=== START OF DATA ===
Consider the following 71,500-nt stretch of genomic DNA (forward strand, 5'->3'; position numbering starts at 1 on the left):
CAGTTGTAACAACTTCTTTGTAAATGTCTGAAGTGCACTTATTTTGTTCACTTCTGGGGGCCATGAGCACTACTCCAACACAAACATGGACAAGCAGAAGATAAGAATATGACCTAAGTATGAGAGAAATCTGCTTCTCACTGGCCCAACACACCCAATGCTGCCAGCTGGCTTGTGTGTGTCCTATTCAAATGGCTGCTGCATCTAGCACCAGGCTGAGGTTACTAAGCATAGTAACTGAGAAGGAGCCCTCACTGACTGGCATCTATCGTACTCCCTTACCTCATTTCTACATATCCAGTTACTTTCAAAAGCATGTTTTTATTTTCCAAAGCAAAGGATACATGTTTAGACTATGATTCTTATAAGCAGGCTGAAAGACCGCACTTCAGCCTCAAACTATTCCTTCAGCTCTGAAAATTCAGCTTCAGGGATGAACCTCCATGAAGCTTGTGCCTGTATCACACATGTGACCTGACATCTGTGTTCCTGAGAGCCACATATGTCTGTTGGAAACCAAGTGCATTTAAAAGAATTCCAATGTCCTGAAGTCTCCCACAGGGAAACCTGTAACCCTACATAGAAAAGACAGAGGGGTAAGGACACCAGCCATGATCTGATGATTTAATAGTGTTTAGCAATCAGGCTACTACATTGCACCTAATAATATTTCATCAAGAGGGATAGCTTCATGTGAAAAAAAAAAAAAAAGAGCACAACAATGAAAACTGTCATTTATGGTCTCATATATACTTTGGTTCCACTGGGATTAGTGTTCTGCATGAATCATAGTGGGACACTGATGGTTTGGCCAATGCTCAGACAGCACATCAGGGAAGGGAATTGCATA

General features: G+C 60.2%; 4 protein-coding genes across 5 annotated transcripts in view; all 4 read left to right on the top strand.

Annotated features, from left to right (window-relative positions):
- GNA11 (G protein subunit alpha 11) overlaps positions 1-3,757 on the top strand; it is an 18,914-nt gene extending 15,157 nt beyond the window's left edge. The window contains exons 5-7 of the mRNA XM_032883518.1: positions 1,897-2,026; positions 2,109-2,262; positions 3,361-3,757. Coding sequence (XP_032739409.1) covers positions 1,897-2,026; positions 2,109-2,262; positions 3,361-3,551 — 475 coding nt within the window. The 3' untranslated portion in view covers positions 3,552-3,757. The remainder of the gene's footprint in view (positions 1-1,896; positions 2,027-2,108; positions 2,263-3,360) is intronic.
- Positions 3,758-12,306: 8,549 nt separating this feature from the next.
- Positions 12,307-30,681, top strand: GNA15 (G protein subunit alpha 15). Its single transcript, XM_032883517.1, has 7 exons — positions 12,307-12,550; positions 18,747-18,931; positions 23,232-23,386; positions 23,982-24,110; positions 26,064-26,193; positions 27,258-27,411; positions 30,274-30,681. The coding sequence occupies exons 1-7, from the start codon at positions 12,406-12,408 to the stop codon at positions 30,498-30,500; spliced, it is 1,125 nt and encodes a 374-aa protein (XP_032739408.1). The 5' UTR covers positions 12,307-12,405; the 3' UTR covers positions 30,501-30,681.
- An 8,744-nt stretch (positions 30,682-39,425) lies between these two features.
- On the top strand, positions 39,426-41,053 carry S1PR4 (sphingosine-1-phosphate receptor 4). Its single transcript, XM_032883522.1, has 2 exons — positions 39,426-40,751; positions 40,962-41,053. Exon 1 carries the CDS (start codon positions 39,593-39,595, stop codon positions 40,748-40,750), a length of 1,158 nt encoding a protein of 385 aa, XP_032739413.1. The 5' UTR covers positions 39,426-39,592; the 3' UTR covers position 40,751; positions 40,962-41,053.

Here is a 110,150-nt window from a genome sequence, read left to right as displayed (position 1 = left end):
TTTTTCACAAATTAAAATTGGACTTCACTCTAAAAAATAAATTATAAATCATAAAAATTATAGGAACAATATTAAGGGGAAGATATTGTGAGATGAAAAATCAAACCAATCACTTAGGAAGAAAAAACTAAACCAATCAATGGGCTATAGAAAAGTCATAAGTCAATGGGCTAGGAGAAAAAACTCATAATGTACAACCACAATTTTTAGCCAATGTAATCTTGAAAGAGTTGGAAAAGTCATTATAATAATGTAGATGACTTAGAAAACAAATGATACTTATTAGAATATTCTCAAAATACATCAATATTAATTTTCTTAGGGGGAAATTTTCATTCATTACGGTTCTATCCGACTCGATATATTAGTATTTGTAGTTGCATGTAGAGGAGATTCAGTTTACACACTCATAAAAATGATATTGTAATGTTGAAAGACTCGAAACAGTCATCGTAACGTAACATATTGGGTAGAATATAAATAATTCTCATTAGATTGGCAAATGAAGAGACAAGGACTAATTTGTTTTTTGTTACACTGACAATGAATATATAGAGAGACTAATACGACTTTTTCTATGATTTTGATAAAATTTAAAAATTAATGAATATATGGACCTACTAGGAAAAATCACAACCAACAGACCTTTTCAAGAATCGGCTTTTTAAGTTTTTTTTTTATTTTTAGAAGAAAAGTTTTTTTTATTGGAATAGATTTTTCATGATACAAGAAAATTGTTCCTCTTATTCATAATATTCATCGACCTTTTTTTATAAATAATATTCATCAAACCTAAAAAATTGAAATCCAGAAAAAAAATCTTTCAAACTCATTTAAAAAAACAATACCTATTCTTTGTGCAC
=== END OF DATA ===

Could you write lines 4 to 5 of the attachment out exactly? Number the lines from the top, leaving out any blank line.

Annotated features, from left to right (window-relative positions):
- GNA11 (G protein subunit alpha 11) overlaps positions 1-3,757 on the top strand; it is an 18,914-nt gene extending 15,157 nt beyond the window's left edge. The window contains exons 5-7 of the mRNA XM_032883518.1: positions 1,897-2,026; positions 2,109-2,262; positions 3,361-3,757. Coding sequence (XP_032739409.1) covers positions 1,897-2,026; positions 2,109-2,262; positions 3,361-3,551 — 475 coding nt within the window. The 3' untranslated portion in view covers positions 3,552-3,757. The remainder of the gene's footprint in view (positions 1-1,896; positions 2,027-2,108; positions 2,263-3,360) is intronic.